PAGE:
UK growth defies post-Brexit expectations

The UK boasted the fastest growth of any advanced economy in 2016, defying predictions fuelled by Brexit uncertainties

UK growth defies post-Brexit expectations
Light breaks over the City of London as UK growth defies gloomy expectations 

The UK economy grew 0.6 percent in the final quarter of 2016, marking a strong end to a year that exceeded expectations. According to preliminary estimates from the IMF, the new figures place the UK at the front of the G7 group in terms of growth in 2016. The US, on the other hand, is expected to see growth of 1.6 percent in 2016, while Germany is on track for 1.7 percent.

The positive growth figures have defied recurrent warnings the UK’s decision to leave the EU will dampen growth. Chris Hare, a UK economist at Investec, noted, as of yet, there are “scant signs” of a Brexit-related slowdown in the economy. However, the Brexit process is still in its formative stages and its impact on the economy is yet to take shape. “We do still expect the modest slowdown in economic growth this year. Brexit-related uncertainty has not disappeared and might begin to weigh noticeably on business spending”, Hare told The Guardian.

The Brexit process is still
in its formative stages, and its impact on the economy
is yet to take shape

While UK growth appears to have exceeded that of other G7 nations, it has slowed somewhat from previous years. The economy grew by 2.2 percent in 2015 and 3.1 percent in 2014.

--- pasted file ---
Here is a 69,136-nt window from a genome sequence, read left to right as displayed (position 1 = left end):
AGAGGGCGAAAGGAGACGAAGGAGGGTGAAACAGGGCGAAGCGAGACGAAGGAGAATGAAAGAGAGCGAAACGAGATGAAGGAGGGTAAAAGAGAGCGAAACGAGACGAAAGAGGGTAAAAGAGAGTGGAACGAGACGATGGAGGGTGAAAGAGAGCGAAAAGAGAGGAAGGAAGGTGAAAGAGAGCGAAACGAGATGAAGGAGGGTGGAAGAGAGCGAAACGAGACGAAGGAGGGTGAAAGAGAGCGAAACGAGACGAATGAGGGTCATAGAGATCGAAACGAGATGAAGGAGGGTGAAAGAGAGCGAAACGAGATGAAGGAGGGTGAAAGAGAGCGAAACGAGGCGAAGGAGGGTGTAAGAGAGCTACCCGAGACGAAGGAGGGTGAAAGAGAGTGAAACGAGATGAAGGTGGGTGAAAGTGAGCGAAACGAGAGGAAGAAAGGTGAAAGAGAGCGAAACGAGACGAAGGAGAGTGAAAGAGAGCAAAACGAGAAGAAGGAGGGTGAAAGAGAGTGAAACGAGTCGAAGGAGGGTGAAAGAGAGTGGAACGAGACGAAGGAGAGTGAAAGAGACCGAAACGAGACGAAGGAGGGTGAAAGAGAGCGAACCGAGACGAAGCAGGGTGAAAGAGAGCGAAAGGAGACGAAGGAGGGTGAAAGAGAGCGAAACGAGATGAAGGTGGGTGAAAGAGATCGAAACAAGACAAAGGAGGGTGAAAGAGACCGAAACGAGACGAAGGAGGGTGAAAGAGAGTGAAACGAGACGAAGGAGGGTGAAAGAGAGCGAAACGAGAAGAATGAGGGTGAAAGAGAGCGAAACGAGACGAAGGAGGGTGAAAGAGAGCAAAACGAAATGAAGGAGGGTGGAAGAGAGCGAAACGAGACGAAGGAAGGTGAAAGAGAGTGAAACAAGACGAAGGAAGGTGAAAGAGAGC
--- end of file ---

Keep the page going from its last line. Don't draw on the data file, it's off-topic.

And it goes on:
Growth in the fourth quarter was driven by a strong performance in services, particularly through consumer-focused industries like retail, travel agencies, and restaurants. The hospitality and restaurant industry performed particularly well, expanding by 1.7 percent and carving out a contribution of 0.24 percent to quarter-on-quarter GDP growth. Manufacturing increased by 0.7 percent, providing a negligible overall contribution to growth. Notably, the business and finance industries expanded by a solid 0.9 percent during the quarter despite fears Brexit could dent confidence in the financial industry.

While the UK appears to have dodged a serious blow to its growth in 2016, many feel the decision to leave the EU will cause serious damage to the economy in the coming years. Quoted in the Financial Times, Bronwyn Curtis from the Society of Business Economists said: “The UK is the country that initiated the ‘divorce’ and Europe will want to make the UK pay the highest price possible.”